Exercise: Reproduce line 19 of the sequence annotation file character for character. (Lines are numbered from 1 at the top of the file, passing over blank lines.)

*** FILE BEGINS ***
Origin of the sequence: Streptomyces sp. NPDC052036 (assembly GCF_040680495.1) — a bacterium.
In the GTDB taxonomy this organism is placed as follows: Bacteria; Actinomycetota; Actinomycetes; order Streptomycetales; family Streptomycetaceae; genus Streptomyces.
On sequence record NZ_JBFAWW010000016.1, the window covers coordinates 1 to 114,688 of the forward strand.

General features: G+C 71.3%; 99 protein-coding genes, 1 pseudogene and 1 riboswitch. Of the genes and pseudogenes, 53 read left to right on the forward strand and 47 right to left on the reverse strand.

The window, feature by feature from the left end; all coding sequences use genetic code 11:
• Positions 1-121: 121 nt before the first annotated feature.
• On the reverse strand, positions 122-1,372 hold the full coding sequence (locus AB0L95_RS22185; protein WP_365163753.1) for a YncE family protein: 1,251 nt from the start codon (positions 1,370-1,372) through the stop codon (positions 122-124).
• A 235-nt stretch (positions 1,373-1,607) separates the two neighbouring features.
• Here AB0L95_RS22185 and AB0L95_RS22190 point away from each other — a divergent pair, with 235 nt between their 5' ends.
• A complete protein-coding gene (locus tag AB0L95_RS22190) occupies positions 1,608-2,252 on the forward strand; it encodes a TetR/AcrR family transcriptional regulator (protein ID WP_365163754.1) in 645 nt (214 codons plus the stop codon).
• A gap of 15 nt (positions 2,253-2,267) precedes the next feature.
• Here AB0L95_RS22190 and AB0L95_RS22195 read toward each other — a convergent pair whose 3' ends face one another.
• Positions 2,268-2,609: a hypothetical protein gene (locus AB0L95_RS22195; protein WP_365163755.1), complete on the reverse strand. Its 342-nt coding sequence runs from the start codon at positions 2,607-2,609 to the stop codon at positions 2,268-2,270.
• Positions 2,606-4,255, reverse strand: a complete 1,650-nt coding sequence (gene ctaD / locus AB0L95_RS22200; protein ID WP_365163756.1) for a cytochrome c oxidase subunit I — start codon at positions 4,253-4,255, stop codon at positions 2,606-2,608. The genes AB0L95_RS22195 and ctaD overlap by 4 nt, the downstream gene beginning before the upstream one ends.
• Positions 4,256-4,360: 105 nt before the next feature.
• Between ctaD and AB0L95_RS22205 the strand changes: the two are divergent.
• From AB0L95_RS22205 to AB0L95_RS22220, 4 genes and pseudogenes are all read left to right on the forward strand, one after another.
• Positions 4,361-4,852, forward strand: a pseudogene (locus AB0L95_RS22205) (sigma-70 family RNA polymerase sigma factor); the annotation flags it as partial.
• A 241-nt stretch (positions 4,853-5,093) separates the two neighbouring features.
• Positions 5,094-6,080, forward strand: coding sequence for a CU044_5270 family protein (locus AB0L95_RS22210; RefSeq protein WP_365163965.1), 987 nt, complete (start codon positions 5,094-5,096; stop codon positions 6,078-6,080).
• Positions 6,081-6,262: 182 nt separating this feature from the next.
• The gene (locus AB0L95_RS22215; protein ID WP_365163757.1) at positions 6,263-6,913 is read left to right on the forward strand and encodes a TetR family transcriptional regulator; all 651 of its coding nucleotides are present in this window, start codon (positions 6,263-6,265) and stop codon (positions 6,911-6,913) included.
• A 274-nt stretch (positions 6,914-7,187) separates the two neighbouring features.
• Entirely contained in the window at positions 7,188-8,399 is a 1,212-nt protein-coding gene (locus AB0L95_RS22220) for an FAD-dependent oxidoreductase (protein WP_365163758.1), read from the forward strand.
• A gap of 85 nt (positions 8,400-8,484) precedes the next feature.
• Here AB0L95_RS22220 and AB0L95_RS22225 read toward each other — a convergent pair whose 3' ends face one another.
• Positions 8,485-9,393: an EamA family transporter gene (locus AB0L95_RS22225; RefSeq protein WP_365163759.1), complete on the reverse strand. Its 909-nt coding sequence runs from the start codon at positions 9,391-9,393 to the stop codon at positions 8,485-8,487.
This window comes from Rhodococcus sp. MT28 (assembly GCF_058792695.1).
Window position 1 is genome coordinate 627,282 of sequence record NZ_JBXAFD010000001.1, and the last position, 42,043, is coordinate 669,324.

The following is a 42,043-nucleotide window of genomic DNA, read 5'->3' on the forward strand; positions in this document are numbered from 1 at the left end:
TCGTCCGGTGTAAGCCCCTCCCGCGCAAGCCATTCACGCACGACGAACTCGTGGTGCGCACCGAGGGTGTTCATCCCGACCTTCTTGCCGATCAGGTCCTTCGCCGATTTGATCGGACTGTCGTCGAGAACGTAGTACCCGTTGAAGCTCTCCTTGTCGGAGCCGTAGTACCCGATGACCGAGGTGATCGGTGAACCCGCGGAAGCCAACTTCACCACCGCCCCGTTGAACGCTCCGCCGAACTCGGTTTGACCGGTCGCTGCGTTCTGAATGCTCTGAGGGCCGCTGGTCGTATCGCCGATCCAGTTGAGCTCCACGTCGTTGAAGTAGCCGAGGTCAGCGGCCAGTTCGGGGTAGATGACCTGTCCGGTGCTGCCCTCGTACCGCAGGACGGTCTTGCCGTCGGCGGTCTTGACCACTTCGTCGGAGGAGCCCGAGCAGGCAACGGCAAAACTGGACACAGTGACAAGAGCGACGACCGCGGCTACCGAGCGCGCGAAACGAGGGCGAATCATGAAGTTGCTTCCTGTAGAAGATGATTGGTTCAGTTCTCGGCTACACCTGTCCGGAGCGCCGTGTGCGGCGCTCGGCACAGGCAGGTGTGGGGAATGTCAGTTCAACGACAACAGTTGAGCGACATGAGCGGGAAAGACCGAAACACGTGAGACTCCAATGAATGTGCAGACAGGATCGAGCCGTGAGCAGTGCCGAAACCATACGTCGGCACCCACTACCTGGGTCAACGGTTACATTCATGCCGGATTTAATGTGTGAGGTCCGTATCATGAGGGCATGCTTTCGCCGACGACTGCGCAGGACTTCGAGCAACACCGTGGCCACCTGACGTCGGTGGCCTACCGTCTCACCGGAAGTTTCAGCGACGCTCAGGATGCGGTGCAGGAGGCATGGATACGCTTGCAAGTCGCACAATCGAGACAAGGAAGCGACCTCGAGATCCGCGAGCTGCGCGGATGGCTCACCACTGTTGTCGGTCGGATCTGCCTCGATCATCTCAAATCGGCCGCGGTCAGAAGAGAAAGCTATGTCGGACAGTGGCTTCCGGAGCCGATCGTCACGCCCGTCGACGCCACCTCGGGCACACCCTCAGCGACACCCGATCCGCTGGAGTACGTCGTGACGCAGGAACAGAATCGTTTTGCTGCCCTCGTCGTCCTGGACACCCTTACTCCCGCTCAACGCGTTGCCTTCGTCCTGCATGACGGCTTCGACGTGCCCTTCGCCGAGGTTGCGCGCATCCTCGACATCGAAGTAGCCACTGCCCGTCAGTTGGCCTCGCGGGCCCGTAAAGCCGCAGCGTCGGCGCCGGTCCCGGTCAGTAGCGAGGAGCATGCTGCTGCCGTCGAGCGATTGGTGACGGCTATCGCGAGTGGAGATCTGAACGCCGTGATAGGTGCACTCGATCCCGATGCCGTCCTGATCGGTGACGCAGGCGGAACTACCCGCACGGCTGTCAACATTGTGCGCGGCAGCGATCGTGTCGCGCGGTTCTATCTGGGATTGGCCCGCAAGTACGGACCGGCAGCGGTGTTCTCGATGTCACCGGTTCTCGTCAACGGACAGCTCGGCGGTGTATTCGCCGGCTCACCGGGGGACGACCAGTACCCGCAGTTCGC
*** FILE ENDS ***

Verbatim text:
• A 241-nt stretch (positions 4,853-5,093) separates the two neighbouring features.